Research suggests there are key differences between the extroverted and introverted brain.
Have you ever wondered why introverts and extroverts are so different?
If you are an introvert, chances are that while you enjoy the company of others at times, you find too much social interaction tiring. I know I find socializing in large groups overwhelming and exhausting while the extroverts I know seem to thrive on it.
Why is this?
Well, research has suggested that there are 4 key ways that the introverted brain differs from the extroverted one.
1. The prefrontal cortex
The prefrontal cortex is the region of the brain that is linked to abstract thought and decision-making.
A study by Randy Buckner of Harvard University discovered that introverts tended to have larger, thicker gray matter in their prefrontal cortex while extroverts had less gray matter.
From this evidence, Buckner concluded that this might explain why introverts ponder things thoroughly before making a decision, while extroverts are able to live in the moment and take risks without fully thinking everything through.
2. Cerebral blood flow
Cerebral blood flow is an indicator of brain activity.
Debra Johnson, Ph.D., and John S. Wiebe, Ph.D., used positron emission tomography (PET) to measure cerebral blood flow in individuals rated on a personality test as quiet or gregarious.
The images the researchers obtained showed a difference between the quiet and outgoing participants. Introverts showed increased blood flow in the frontal lobes, the anterior thalamus and other structures associated with making plans and problem-solving.
Extroverts, however, displayed more activity in the posterior thalamus and posterior insula, which are regions of the brain associated with interpreting sensory data.
From these results, researchers concluded that introverts are more inward focused while more gregarious individuals crave external sensory stimulation.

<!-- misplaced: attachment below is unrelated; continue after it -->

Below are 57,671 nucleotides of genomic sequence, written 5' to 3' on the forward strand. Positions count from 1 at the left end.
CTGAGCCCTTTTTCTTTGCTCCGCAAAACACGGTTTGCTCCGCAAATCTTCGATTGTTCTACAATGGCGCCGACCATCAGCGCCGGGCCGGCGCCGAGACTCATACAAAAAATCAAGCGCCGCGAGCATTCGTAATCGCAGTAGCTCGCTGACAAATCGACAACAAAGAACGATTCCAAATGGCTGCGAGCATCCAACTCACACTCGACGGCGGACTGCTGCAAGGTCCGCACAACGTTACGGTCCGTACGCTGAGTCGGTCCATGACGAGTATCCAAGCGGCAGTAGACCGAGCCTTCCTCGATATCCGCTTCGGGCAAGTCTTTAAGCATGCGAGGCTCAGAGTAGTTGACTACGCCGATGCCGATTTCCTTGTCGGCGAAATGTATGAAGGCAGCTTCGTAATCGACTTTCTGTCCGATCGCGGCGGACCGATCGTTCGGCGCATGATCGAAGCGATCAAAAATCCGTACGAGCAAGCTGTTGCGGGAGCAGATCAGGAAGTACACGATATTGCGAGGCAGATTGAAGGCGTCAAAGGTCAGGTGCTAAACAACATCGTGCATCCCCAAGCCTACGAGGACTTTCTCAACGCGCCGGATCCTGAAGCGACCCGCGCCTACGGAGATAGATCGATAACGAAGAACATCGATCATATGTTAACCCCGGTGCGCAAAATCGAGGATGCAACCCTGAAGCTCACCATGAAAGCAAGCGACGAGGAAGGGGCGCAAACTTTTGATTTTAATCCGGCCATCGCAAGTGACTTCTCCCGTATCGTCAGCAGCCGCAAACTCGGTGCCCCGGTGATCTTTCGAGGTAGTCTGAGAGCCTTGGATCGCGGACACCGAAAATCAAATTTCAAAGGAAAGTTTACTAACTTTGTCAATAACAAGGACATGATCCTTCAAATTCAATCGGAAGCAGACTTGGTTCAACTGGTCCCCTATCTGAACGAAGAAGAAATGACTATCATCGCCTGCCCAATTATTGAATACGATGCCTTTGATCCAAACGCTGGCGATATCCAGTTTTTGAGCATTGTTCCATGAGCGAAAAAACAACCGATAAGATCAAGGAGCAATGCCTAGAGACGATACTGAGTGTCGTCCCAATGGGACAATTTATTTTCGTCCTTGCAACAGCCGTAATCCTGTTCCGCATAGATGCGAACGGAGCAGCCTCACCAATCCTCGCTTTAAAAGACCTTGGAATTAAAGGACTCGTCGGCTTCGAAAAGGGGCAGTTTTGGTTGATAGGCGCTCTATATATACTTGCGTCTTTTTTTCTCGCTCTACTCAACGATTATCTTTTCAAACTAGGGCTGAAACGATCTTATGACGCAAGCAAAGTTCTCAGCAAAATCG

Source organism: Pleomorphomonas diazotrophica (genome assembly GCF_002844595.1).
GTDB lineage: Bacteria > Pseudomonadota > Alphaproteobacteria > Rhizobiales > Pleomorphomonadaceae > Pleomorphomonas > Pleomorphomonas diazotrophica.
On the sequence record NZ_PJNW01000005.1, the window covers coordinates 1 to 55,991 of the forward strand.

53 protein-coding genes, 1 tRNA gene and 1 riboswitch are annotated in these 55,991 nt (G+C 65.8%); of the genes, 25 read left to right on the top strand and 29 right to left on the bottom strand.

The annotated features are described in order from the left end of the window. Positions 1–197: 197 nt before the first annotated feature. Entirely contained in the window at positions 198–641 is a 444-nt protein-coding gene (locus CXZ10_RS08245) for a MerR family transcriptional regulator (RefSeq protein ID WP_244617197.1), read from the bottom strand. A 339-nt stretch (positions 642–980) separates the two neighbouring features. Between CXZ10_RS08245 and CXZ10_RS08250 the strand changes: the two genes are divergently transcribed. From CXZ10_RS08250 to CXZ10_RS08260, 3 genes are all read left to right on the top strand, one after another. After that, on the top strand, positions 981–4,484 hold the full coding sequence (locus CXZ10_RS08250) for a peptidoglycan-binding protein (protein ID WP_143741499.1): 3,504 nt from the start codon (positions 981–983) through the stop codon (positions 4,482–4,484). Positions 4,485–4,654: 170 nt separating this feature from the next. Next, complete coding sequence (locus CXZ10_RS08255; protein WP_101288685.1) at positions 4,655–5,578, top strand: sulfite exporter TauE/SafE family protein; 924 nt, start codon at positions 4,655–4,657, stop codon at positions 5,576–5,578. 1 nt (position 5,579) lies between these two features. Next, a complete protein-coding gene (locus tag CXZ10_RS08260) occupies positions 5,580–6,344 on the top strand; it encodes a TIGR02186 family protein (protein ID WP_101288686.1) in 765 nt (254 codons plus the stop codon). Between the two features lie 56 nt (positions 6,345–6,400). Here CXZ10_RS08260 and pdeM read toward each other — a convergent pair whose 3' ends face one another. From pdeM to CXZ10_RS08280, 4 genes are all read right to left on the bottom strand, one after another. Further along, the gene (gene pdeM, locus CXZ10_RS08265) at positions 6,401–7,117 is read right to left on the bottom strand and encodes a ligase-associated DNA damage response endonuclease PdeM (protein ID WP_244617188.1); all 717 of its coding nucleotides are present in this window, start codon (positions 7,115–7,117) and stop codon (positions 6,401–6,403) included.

3. The nervous system
We all have two sides to our nervous system. The parasympathetic side, which makes us conserve energy and withdraw from the outer environment and the sympathetic side, also known as the “full-throttle” or “fight, flight, or freeze” system.
According to Dr. Marti Olsen Laney in her book The Introvert Advantage: How to Thrive in an Extrovert World, both introverts and extroverts use both sides of their nervous systems at different times.
However, she suggests that extroverts tend to favor the sympathetic side, which makes them active, daring, and inquisitive. In addition, in this system, the brain becomes more alert and hyper-focused on its surroundings. This also leads to a reduction in thinking.
While extroverts thrive when they engage the sympathetic side, for introverts, it’s too much.
The final way in which the introverted brain is different is to do with a neurotransmitter found in the brain called dopamine. Dopamine plays a role in the brain’s pleasure and reward centers. It enables us to notice rewards and take action to move toward them.
This dopamine release also explains why introverts need to be alone to recharge while extroverts are energized by social interaction. The brains of introverts and extroverts reward different behavior. As introverts do not get the energizing reward of a dopamine release in social situations, they find interactions more tiring than their extroverted peers.
What this means for introverts
I find this research reassuring because as an introvert I have sometimes felt guilty that I dread big social occasions rather than looking forward to them. I felt there was something wrong with me – that I was anti-social. Now I know that these traits are to do with my introverted brain and not something I can necessarily control. This makes me feel better about myself.
Being outgoing and sociable is not the only skill that is of value. Sometimes being thoughtful and introspective is just as important. As introverts, we should stop feeling inadequate and value the traits we do have. This way, we can play to our strengths.
- Randy Buckner https://www.hms.harvard.edu
- Scott Barry Kaufman https://blogs.scientificamerican.com
- Colin DeYoung https://www.ncbi.nlm.nih.gov
- Debra Johnson, Ph.D., and John S. Wiebe, Ph.D.http://ajp.psychiatryonline.org